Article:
Real Party in Interest

Posted by kevin on March 15, 2010 under Foreclosure Blog | Comments are off for this article

This was never an issue in the  old days. Banks lent you money, and put the Note in their vault until you either paid off the mortgage or sold the property.  Nowadays, banks sell your note and mortgage.  Many times, the note and mortgage wind up in what is called a securitized trust.

What is a securitized trust?  In simple terms, it is a financial product dreamed up by Wall St. to make lots of money.  And for awhile, Wall St. did makes lots of money selling interests in trusts.  How did it work?  An investment company (either by itself or through subsidiaries) buy up hundreds or thousands of mortgage loans.  The loans wind up in a trust.  The investment firm or subsidiary files papers with the Securities and Exchange Commission stating that they are going to sell to the public interests in the trust.  This is generally called an offering.  The investment company sells the interests and takes out its money.

Investors do not buy the notes and mortgages, however.  The notes are figuratively  ripped apart into various pieces of interest and principal.  The investors are sold revenue streams of principal, interest or some combination of principal and interest from numerous mortgage notes which were grouped together according to risk.  The investment company picks a servicer which collects the mortgage payments.  The servicer then sends the money to a trustee who pays the investors based on a formula set forth in the offering papers.  Both the servicer and the trustee get paid a fee from the mortgage payments made by borrowers.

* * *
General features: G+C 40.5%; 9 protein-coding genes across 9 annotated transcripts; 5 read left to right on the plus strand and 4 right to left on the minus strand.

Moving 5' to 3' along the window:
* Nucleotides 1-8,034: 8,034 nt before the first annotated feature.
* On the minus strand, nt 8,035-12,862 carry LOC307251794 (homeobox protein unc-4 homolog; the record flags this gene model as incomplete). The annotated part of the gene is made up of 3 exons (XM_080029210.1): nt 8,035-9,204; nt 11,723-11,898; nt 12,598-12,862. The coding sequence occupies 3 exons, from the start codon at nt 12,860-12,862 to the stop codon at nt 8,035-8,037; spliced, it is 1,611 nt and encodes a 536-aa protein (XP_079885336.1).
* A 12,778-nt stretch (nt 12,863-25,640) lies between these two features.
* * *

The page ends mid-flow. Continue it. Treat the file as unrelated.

Well, Wall St. loved this idea.  They were making profits in the range of 20%.  So if a trust had a billion dollars worth of mortgage loans, then the investment company walked out with $200 million.  They wanted to set up more of these deals.  But that meant that more and more people had to buy or refinance their homes.  After awhile, all the borrowers with 700+ credit scores were gone, so the mortgages had to be offered to people with lower credit scores.  To get those people into loans, ARMS with teaser rates were offered, income did not need to be verified or even looked at, appraisals were fudged.  So a lot of people were put into mortgages that they could not afford, and a lot of investors were being sold investments that were less than safe.

You know what happened next.  Rates adjusted.  People could not afford their mortgages.  The real estate market tanked, and the banks needed to be bailed out.  Foreclosures have increased by tenfold in some areas.  In fact, it s like an assembly line.  But the law is the law and lenders still have to prove that they are the rightful owners of the mortgage note.  Guess what, some of the trusts can t.  And the courts are starting to hold the lenders feet to the fire on this issue.  Cases are being tossed by the courts.  This means that either the lender finds the proper documentation, walks away from the foreclosure or sits down with the lender and makes a real, meaningful modification.

What we do is make the lender prove that it is the real party in interest.  We hold their feet to the fire.  And we do that so that you can negotiate a mortgage that you and your family can live with.

Comments are closed.